An ancient Eastern proverb says, “Those who drink the water must remember who dug the well.”
In every area, our lives are made lighter through the efforts of others.
Take a look around. Everything you see is a call for gratitude: The house you live in, the clothes you wear, your table, your chair, your bed. Someone dug the well, so to speak, to make these available.
There were also those who taught you in school, and Sunday School. Who told you about Jesus, who volunteered for VBS and, later, youth camps and retreats. Who prayed for you, who encouraged you along the way … they were digging the well, and they deserve your gratitude.
Our job, then, is to remember to remember those who put the well in its place, to say thank you in person when we can, and to say thank you to God for bringing this person our way.
And our job goes just a little bit further.
We need to be digging wells of our own, in service to others. It’s a simple step to ask ourselves throughout the day: Who, besides me, will benefit from what I am doing right now?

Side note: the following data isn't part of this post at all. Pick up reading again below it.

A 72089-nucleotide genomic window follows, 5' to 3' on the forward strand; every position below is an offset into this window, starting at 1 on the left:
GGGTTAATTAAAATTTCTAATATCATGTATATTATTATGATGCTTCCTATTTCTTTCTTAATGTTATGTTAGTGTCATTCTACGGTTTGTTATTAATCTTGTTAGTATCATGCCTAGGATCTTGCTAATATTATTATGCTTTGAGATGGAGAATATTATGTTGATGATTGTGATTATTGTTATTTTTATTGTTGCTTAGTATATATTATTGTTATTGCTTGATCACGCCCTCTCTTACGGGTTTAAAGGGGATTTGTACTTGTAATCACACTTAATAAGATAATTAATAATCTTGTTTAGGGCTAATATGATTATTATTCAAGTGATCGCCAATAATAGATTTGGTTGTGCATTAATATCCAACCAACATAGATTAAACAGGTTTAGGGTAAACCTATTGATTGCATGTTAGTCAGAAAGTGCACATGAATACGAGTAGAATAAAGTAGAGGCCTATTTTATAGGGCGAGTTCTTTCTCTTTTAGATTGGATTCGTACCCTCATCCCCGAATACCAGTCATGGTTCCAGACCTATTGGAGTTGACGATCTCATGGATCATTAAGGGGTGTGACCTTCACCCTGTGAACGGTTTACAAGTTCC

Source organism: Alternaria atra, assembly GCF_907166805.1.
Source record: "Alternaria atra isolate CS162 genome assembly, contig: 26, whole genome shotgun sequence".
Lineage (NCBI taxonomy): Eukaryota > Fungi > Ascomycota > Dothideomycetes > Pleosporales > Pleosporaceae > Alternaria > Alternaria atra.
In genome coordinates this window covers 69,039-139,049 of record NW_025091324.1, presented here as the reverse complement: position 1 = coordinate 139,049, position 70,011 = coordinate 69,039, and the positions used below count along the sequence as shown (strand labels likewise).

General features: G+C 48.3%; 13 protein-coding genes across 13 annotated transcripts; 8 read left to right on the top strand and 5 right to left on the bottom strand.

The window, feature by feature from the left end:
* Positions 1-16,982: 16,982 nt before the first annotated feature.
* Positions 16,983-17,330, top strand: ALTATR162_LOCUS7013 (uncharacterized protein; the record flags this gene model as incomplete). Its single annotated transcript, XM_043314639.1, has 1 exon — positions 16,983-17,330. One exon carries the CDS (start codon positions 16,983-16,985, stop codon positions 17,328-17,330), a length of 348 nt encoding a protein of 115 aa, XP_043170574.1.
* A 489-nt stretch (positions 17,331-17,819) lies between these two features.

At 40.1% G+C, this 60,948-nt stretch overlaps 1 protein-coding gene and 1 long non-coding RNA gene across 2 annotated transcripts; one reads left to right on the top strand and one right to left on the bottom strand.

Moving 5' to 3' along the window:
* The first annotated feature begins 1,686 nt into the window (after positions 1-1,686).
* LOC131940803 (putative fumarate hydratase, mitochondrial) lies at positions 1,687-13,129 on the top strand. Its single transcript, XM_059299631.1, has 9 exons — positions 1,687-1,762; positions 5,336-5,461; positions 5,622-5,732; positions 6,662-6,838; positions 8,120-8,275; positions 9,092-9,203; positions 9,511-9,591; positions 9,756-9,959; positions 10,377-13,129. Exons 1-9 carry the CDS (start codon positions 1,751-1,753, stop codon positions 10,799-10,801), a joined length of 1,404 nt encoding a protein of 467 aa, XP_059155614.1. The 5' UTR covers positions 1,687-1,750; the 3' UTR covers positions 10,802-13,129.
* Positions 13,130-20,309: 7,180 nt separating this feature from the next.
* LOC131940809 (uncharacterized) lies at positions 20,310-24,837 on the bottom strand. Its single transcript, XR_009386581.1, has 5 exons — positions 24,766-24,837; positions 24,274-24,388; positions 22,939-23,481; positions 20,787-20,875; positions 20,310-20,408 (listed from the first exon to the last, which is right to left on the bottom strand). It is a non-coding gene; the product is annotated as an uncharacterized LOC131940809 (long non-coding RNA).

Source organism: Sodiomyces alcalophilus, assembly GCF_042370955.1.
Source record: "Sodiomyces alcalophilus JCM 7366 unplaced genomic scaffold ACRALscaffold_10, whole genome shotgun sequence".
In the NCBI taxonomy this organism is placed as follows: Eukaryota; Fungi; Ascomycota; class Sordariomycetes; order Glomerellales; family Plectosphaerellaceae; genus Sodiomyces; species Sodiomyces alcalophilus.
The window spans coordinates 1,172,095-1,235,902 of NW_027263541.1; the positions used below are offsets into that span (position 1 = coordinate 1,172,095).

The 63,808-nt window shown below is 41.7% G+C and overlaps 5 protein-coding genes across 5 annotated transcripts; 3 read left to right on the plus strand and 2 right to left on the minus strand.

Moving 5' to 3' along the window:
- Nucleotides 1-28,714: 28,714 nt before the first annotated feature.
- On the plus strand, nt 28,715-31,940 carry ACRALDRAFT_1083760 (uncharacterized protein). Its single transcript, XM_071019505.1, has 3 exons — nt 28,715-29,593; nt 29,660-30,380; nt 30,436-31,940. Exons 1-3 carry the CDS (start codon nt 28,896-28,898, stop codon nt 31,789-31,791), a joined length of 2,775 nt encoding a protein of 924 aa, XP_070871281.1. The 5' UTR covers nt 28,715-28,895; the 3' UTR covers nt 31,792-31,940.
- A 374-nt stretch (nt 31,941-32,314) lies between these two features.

During his second and third missionary journeys, the apostle Paul “dug a well” in Ephesus: planting a church, leading people to Christ, training leaders.
And yet, it is he who expressed gratitude to them…
I do not cease to give thanks for you, remembering you in my prayers… (Ephesians 1:16)
Our work involves digging wells that will last for eternity. Let’s tend to the task in a spirit of gratitude — thankful for those we serve, and thankful for those who have played a role in guiding us along the way.